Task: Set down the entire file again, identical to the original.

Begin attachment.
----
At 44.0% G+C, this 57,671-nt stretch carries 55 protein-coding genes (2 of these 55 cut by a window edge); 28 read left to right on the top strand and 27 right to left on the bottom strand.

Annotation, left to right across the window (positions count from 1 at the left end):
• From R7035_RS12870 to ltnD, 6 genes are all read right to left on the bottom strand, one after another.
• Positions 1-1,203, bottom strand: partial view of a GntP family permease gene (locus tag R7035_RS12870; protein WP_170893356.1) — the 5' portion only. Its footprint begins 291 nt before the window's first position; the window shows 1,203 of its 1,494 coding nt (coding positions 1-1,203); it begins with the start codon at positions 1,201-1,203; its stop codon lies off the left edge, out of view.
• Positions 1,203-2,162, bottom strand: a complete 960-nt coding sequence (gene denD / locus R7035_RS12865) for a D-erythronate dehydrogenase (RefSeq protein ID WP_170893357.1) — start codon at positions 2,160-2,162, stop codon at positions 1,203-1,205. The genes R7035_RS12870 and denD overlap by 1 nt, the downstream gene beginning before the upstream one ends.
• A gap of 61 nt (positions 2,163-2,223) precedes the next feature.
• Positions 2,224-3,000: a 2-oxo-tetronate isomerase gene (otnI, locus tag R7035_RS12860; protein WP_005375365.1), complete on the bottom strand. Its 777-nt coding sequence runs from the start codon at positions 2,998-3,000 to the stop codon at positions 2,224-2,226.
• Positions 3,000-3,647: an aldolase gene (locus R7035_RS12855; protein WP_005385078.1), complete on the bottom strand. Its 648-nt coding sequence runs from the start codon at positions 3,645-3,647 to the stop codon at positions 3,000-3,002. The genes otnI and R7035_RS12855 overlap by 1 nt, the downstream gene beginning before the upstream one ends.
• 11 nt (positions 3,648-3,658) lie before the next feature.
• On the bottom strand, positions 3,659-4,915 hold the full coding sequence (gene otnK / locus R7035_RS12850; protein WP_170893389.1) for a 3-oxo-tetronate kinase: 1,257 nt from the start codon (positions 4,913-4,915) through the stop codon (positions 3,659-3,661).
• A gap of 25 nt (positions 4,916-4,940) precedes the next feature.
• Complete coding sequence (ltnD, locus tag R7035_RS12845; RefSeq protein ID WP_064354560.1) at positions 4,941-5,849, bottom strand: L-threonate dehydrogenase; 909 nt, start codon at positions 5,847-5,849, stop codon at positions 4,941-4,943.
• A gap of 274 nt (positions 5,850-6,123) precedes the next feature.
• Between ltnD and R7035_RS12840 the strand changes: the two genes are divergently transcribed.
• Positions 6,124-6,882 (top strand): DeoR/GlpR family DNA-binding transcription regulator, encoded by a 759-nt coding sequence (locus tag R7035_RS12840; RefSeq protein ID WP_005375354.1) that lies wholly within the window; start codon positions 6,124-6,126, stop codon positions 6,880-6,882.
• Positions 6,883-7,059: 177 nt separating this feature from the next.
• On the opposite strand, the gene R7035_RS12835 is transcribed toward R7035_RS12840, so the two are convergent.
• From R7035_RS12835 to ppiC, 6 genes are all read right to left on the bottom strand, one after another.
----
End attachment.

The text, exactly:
At 44.0% G+C, this 57,671-nt stretch carries 55 protein-coding genes (2 of these 55 cut by a window edge); 28 read left to right on the top strand and 27 right to left on the bottom strand.

Annotation, left to right across the window (positions count from 1 at the left end):
• From R7035_RS12870 to ltnD, 6 genes are all read right to left on the bottom strand, one after another.
• Positions 1-1,203, bottom strand: partial view of a GntP family permease gene (locus tag R7035_RS12870; protein WP_170893356.1) — the 5' portion only. Its footprint begins 291 nt before the window's first position; the window shows 1,203 of its 1,494 coding nt (coding positions 1-1,203); it begins with the start codon at positions 1,201-1,203; its stop codon lies off the left edge, out of view.
• Positions 1,203-2,162, bottom strand: a complete 960-nt coding sequence (gene denD / locus R7035_RS12865) for a D-erythronate dehydrogenase (RefSeq protein ID WP_170893357.1) — start codon at positions 2,160-2,162, stop codon at positions 1,203-1,205. The genes R7035_RS12870 and denD overlap by 1 nt, the downstream gene beginning before the upstream one ends.
• A gap of 61 nt (positions 2,163-2,223) precedes the next feature.
• Positions 2,224-3,000: a 2-oxo-tetronate isomerase gene (otnI, locus tag R7035_RS12860; protein WP_005375365.1), complete on the bottom strand. Its 777-nt coding sequence runs from the start codon at positions 2,998-3,000 to the stop codon at positions 2,224-2,226.
• Positions 3,000-3,647: an aldolase gene (locus R7035_RS12855; protein WP_005385078.1), complete on the bottom strand. Its 648-nt coding sequence runs from the start codon at positions 3,645-3,647 to the stop codon at positions 3,000-3,002. The genes otnI and R7035_RS12855 overlap by 1 nt, the downstream gene beginning before the upstream one ends.
• 11 nt (positions 3,648-3,658) lie before the next feature.
• On the bottom strand, positions 3,659-4,915 hold the full coding sequence (gene otnK / locus R7035_RS12850; protein WP_170893389.1) for a 3-oxo-tetronate kinase: 1,257 nt from the start codon (positions 4,913-4,915) through the stop codon (positions 3,659-3,661).
• A gap of 25 nt (positions 4,916-4,940) precedes the next feature.
• Complete coding sequence (ltnD, locus tag R7035_RS12845; RefSeq protein ID WP_064354560.1) at positions 4,941-5,849, bottom strand: L-threonate dehydrogenase; 909 nt, start codon at positions 5,847-5,849, stop codon at positions 4,941-4,943.
• A gap of 274 nt (positions 5,850-6,123) precedes the next feature.
• Between ltnD and R7035_RS12840 the strand changes: the two genes are divergently transcribed.
• Positions 6,124-6,882 (top strand): DeoR/GlpR family DNA-binding transcription regulator, encoded by a 759-nt coding sequence (locus tag R7035_RS12840; RefSeq protein ID WP_005375354.1) that lies wholly within the window; start codon positions 6,124-6,126, stop codon positions 6,880-6,882.
• Positions 6,883-7,059: 177 nt separating this feature from the next.
• On the opposite strand, the gene R7035_RS12835 is transcribed toward R7035_RS12840, so the two are convergent.
• From R7035_RS12835 to ppiC, 6 genes are all read right to left on the bottom strand, one after another.